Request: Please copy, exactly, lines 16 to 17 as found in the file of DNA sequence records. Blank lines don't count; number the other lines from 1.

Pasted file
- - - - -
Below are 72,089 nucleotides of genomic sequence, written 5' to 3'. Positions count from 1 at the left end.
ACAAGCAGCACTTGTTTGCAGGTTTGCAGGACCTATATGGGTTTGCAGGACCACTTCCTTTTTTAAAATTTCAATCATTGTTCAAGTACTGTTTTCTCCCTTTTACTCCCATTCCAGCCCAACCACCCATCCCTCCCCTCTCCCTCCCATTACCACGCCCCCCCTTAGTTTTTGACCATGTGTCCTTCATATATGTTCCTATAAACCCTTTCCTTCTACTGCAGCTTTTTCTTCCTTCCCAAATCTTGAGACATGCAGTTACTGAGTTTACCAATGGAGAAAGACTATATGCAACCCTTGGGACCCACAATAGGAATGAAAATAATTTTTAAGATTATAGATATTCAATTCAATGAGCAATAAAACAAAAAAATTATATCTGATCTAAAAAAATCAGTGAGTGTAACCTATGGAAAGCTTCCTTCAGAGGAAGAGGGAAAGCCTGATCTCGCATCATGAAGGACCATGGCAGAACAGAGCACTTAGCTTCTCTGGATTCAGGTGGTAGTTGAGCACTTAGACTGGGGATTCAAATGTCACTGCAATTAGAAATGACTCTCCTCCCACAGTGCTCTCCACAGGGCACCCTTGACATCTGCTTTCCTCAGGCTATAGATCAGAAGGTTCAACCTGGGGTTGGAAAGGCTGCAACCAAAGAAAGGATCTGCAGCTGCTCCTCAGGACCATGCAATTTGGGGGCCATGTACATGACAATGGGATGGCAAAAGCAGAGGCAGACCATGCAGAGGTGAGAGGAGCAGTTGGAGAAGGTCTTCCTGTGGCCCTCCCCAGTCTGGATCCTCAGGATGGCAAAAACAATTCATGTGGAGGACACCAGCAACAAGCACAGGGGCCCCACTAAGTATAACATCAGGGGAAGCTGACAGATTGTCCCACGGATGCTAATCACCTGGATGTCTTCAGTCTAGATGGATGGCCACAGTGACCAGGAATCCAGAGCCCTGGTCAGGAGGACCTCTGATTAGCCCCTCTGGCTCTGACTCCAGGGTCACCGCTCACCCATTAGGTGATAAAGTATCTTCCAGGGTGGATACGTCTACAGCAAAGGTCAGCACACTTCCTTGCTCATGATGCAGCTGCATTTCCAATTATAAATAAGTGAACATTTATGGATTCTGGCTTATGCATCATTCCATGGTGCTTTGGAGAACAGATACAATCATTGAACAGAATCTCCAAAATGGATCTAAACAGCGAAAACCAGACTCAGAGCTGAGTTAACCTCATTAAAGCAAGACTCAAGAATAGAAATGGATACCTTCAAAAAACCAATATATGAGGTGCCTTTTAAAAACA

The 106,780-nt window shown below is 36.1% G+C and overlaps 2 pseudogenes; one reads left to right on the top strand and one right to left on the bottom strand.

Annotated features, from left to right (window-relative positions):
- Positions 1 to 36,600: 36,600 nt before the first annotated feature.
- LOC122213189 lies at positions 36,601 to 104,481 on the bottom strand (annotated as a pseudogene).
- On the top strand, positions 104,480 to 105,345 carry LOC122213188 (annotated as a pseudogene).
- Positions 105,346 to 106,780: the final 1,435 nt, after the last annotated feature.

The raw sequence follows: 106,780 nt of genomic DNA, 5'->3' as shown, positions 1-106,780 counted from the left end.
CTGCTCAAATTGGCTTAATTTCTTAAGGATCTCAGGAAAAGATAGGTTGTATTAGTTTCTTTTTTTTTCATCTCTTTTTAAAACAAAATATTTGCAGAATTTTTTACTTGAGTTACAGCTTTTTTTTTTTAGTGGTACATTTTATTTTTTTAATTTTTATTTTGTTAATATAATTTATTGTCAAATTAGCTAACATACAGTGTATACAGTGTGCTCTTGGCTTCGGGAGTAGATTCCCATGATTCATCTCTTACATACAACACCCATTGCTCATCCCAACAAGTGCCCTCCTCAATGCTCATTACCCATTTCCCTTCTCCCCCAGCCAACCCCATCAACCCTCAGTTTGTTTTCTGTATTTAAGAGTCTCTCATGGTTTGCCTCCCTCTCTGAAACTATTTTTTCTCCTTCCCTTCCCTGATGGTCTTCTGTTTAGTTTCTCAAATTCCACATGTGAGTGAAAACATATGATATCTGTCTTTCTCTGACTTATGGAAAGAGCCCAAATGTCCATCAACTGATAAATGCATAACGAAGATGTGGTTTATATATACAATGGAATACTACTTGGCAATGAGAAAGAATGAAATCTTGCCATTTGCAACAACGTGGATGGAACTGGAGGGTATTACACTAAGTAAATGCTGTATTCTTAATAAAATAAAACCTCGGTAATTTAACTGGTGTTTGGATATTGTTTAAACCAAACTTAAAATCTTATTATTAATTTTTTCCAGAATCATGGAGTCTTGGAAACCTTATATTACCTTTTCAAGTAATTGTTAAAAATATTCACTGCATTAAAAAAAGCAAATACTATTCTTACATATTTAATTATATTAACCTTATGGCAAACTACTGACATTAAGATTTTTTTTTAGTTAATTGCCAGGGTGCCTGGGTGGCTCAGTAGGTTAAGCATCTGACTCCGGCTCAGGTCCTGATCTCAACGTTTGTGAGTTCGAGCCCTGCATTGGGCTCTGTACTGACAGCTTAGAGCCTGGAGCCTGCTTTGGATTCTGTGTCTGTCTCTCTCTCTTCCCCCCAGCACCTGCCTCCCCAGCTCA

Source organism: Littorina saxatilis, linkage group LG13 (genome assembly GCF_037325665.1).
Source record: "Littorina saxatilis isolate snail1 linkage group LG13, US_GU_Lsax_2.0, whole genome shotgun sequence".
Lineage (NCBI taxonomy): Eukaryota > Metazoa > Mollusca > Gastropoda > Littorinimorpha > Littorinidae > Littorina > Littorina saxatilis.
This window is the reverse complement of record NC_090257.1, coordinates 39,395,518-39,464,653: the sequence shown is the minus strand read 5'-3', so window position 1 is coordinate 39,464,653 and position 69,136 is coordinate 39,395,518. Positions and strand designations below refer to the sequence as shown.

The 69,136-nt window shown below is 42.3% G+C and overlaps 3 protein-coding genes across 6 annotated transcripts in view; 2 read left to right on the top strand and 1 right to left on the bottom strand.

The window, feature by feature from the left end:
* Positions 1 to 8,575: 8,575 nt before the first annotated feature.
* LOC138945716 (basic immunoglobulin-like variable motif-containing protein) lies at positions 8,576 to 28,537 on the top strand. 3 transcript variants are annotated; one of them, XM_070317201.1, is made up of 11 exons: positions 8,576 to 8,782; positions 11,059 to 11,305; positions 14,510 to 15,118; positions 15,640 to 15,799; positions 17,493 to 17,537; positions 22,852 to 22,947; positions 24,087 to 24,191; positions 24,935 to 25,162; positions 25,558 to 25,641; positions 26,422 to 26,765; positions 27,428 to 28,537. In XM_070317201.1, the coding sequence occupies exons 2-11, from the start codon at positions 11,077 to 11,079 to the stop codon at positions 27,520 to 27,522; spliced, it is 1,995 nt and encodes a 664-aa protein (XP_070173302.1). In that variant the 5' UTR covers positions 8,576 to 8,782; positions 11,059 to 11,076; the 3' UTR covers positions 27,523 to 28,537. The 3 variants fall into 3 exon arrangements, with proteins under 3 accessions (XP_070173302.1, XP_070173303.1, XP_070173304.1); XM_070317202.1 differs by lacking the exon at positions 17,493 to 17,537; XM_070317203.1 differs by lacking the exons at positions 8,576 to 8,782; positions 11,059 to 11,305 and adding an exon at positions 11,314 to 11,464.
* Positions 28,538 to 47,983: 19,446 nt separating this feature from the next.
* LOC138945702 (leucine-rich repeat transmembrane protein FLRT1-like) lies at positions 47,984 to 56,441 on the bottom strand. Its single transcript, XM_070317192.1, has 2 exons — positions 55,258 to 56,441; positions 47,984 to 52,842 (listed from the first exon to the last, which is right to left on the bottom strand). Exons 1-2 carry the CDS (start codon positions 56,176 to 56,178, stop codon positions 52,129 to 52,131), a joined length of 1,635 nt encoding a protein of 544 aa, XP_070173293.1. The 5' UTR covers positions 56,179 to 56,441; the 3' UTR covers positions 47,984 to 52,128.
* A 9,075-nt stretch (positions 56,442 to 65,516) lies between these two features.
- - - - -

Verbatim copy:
The window, feature by feature from the left end:
* Positions 1 to 8,575: 8,575 nt before the first annotated feature.